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Today's Stichomancy for Alan Greenspan

The first excerpt represents the past or something you must release, and is drawn from The Pupil by Henry James:

familiarly, "And all overclouded by THIS, you know; all at the mercy of a weakness - !" Pemberton gathered that the weakness was in the region of the heart. He had known the poor child was not robust: this was the basis on which he had been invited to treat, through an English lady, an Oxford acquaintance, then at Nice, who happened to know both his needs and those of the amiable American family looking out for something really superior in the way of a resident tutor.

The young man's impression of his prospective pupil, who had come into the room as if to see for himself the moment Pemberton was admitted, was not quite the soft solicitation the visitor had taken

The second excerpt represents the present or the deciding factor of the moment, and is drawn from Merry Men by Robert Louis Stevenson:

salvos of attraction and yet each resisting; and then, with a great effort of the will, and conscious at the same time of a sudden bitterness of disappointment, I turned and went away in the same silence.

What power lay upon me that I could not speak? And she, why was she also silent? Why did she draw away before me dumbly, with fascinated eyes? Was this love? or was it a mere brute attraction, mindless and inevitable, like that of the magnet for the steel? We had never spoken, we were wholly strangers: and yet an influence, strong as the grasp of a giant, swept us silently together. On my side, it filled me with impatience; and yet I was sure that she was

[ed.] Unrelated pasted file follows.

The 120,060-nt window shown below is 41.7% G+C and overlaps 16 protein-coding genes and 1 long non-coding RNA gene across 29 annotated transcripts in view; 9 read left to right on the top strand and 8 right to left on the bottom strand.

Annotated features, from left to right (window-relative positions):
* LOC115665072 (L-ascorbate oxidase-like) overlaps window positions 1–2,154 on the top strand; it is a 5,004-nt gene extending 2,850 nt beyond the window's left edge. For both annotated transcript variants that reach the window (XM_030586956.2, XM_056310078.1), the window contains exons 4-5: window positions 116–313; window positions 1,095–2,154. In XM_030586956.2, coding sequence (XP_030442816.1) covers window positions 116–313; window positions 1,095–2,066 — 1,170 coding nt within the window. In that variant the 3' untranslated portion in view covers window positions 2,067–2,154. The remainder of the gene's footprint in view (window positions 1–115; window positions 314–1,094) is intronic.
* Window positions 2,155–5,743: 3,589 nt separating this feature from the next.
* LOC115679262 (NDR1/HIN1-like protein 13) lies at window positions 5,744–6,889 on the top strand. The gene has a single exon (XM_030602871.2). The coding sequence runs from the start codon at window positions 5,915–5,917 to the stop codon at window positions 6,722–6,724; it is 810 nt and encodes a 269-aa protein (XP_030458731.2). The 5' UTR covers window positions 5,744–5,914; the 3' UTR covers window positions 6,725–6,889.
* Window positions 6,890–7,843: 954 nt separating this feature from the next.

The third excerpt represents the future or something you must embrace, and is drawn from The Chouans by Honore de Balzac:

house," he said, leaving the two women and mingling with the groups of his other guests.

Francine saw the gentlemen hasten, after a few words from Montauran, to hide their weapons, maps, and whatever else might arouse the suspicions of the Republican officers. Some took off their broad leather belts containing pistols and hunting-knives. The marquis requested them to show the utmost prudence, and went himself to see to the reception of the troublesome guests whom fate had bestowed upon him.

Mademoiselle de Verneuil, who had raised her feet to the fire and was now warming them, did not turn her head as Montauran left the room,


The Chouans